After misc. paperwork and getting fitted with a harness, you pile in to a six-wheeled "army vehicle" for a short drive over dirt roads. Our great guides for the day, Todd & Dan, did a safety briefing and said lets go zipping. One of them goes first, and then the other safety checks each person, clips us in, and sends us on our way across the canyon. One naturally "holds on" for dear life (similar to parasailing or sky diving), but you are in a harness and my younger son started doing hands-free hot-dog moves! By the last ride, everyone was relaxed and enjoying the awesome ride, view, and experience.
The self-portraits were kinda fun as Todd & Dan were willing to bring an extra "zip line runner" that we attached in front of me. I then screwed in a tripod mount to the Canon 50D DSLR (with an ultra-wide lens on it), put a carabineer through that, and attached to the runner. I could then reach up and trigger the shutter. Remember this was my first time ziplining, so my natural inclination was to "hold on", but I was careful not to yank the camera, especially since I "sagged" when I started zipping. This resulted in a steep vertical angle, so after a couple of runs, I asked if we could run a rope to drop it a bit and they were happy to help out. This worked much better, plus I was getting more comfortable in the harness/zip line. Even with the ultra-wide lens, I was a bit close since my arms are only so long. Another approach would be to put the camera on the tripod (with safety straps) and have that hooked up to the runner to provide about another foot of offset (about all that you would need) and use a wireless trigger to fire the shutter. Or optionally, run a second (better looking!) person down the zip line next to me and simply have me take pictures of 'em as they go down!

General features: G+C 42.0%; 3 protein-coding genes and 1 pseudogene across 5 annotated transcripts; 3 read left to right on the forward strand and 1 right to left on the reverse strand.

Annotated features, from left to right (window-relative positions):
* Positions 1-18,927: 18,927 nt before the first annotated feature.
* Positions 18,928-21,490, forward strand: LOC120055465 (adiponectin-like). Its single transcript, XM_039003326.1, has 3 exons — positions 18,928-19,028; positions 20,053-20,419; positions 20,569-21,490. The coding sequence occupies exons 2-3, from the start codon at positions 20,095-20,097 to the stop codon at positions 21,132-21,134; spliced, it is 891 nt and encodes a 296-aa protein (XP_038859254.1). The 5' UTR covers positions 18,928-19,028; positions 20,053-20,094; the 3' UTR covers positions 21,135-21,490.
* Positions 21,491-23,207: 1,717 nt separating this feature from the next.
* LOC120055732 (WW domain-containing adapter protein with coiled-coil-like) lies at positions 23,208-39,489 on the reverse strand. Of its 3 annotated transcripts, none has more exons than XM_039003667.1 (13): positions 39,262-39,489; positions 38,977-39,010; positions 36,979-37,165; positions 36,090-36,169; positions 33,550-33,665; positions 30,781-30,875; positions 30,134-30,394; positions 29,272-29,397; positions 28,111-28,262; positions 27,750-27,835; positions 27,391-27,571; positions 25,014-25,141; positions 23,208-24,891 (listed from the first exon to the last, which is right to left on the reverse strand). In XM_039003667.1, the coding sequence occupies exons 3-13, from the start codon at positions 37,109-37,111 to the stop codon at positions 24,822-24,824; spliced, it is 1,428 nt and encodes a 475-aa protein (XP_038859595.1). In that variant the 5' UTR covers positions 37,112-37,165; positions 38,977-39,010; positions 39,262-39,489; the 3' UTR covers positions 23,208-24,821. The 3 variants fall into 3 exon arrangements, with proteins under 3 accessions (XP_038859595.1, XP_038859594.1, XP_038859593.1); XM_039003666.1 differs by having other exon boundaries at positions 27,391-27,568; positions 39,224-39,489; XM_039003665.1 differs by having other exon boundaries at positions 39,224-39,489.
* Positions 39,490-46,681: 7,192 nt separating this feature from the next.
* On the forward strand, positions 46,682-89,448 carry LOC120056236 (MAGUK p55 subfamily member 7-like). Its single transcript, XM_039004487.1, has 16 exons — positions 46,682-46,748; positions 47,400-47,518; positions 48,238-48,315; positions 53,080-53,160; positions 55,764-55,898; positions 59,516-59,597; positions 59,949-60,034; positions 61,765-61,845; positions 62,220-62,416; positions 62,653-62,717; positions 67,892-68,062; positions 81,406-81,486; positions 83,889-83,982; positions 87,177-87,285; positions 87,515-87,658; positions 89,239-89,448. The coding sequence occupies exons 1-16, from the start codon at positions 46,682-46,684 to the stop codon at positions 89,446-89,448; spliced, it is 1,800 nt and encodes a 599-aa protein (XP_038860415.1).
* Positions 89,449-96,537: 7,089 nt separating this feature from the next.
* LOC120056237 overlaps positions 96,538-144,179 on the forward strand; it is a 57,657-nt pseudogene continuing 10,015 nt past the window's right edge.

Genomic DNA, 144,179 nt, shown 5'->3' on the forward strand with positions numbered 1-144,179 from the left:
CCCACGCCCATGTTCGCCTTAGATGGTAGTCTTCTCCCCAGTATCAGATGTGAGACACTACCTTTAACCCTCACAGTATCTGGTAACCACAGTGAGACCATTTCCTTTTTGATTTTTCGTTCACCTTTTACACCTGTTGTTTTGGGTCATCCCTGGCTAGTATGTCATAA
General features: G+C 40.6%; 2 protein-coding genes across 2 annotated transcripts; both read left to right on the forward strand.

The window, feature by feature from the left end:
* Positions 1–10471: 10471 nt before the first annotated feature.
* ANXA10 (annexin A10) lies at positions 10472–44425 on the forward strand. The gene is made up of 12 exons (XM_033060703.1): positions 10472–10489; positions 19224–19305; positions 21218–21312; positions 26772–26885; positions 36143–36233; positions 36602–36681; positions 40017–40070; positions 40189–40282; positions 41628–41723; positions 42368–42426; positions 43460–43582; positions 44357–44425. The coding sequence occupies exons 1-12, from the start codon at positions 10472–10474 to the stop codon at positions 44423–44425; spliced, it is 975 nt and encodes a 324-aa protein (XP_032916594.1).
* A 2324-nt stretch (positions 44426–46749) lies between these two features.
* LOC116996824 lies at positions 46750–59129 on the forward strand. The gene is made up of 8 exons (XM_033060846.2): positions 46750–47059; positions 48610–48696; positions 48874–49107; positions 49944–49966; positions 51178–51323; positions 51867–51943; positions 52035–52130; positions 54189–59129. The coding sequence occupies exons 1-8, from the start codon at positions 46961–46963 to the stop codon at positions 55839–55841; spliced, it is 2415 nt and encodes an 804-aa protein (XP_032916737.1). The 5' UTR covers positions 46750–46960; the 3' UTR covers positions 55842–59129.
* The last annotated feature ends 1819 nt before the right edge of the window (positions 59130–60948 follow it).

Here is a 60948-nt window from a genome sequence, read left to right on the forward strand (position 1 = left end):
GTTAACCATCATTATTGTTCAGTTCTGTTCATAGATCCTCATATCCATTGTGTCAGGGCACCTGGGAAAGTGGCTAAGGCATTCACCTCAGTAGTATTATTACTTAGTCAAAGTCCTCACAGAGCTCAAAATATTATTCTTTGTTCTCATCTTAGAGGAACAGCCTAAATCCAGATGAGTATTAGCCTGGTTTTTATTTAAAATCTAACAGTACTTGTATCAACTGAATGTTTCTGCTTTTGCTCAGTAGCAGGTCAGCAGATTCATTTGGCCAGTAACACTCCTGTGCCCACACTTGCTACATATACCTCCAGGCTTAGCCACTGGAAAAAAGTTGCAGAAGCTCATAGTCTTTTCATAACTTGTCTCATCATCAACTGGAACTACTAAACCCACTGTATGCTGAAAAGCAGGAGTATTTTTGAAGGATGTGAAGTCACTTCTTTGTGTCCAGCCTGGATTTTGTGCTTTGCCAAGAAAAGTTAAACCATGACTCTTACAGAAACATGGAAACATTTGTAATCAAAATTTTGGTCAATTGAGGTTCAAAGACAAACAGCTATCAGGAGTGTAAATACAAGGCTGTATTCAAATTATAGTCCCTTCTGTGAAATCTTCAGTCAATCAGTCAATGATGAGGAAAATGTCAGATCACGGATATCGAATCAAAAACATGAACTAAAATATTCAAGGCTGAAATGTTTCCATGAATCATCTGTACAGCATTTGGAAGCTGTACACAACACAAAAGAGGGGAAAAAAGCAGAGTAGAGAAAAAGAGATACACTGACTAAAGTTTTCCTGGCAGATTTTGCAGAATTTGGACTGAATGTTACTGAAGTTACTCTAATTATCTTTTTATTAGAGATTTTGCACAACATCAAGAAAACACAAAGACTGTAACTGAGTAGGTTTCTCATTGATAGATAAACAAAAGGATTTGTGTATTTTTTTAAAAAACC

So lots of different ways to shoot this, but it was my first time zipping, plus I wanted to enjoy the experience. Would be fun to do it again sometime!